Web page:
In reading Acts 12, I remembered an old sermon preached 50 years ago by the late Robert Jackson who raised the question, “Did Peter deny the grace of God?”
I remember it well, because I “borrowed” it and preached it several times in my early days of ministry.
The chapter records that Herod Antipas was harassing the church. He killed James with the sword. And then imprisoned Peter. Probably, Herod had in mind the same fate for Peter.
Luke records several divine acts that Peter experienced.
(1) An angel appeared to him. He was God’s messenger. And he came to rescue Peter from prison.
(2) Then the chains fell off. Peter was bound with two chains between two soldiers. Peter didn’t have a key. And the angel didn’t unlock them. They just miraculously fell off.
(3) Peter then passed through two guard posts without being seen. Four squads of soldiers were watching Peter. Each squad consisted of four men. So he went unnoticed by 16 men. How? It had to be a divine act.
(4) The iron gate opened by itself. The Bible says, “they came to the iron gate that leads to the city, which opened to them of its own accord” (v. 10). Another miracle.
Now suppose you saw Peter on the street and asked, “Peter, how you get out of prison?
He would respond, “The Lord delivered me” (v.17).
“How do you know?”
Peter would recount the miraculous occurrences that could only be the working of the Lord.
However, there were some human acts involved as well.
(1) The angel told Peter to, “Get up.” The angel could have picked him up. The Lord could have miraculously transported him out of prison. But Peter had to get up on his own.
(2) “Put on your clothes,” the angel commanded. The angel didn’t dress him. Peter dressed himself.
(3) “Put on your shoes,” he was further instructed. Peter could have said, “This is a waste of time. I’m not going anywhere.” But he didn’t. He got ready.
(4) “Follow me,” the angel announced. Peter could have objected, “There are too many guards to get past. We’ll never get out of here.” Or he could have said, “You carry me.” Instead he simply obeyed.
Now, if you ask, “Peter how did the Lord deliver you?” He would have told you what he did.
Now, Robert’s question and mine is this: “Did Peter deny the grace of God?”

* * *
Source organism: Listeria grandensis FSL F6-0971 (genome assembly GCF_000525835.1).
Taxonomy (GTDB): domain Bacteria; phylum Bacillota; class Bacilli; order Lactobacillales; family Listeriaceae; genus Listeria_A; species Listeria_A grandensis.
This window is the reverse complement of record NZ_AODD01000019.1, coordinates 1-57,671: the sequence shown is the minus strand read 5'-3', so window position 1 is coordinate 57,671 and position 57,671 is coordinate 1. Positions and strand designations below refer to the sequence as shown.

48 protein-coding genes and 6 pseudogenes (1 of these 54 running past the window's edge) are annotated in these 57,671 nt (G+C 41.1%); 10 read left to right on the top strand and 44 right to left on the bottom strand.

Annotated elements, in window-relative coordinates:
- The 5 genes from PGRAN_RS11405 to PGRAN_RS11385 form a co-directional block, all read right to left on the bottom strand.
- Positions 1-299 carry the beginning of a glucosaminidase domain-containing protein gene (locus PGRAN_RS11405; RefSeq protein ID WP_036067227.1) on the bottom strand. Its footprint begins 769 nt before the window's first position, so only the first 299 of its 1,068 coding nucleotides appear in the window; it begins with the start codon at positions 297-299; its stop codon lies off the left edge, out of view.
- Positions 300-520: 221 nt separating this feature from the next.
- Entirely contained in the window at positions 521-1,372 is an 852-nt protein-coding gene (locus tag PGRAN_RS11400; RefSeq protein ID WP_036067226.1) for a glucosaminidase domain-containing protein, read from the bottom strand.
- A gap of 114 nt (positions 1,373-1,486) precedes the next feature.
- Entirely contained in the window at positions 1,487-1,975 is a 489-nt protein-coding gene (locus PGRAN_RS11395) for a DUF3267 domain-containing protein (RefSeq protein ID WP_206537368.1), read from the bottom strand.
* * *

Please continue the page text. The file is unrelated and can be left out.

There’s an idea among many religious folks that one is saved only by grace. Nothing else. You can’t do anything to affect your salvation. But Peter’s actions did not nullify God’s grace.
Today there is a divine role in our salvation. God’s love, grace, and mercy have made salvation possible (Eph 2:1-8). Without Jesus’ sacrifice on the cross, none of us could be saved (Jn 3:16: Rom 5:8). The Gospel is God’s saving power (Rom. 1:16). God did for us what we could not do for ourselves.
However, just like in Peter’s release from prison, there’s a human element involved. The Word must be preached (1 Cor. 1:21) “Faith comes by hearing, and hearing by the Word of God” (Rom. 10:17). If you refuse to hear, you will be lost.
Furthermore, we must believe (Heb. 11:6). But not faith only. Faith works (Jn 6:29) and touches our hearts affecting godly sorrow causing us to turn from our sins in repentance (2 Cor. 7:10). Like the Ethiopian treasurer of old when we learn who Jesus is and what he did for us, we will confess that He is the Son of God (Ax 8:37).
All of this leads us to be “baptized for the remission of sins (Ax 2:38). Baptism puts us into a relationship with Christ (Gal. 3:26-27). Inducts us into the Body of Christ (1 Cor 12:13). Washes away our sins (Rev 1:5; Ax 22:16). And saves us (I Pet 3:21).
Our primary obedience and our future adherence to the Lord’s commands, does not negate God’s grace. It only highlights how wonderful and amazing God’s grace is.
If you want to escape sin’s shackles and Satan’s imprisonment, listen to the Lord. Get up! Obey His Word. And follow Him.
–Ken Weliever, The Preacherman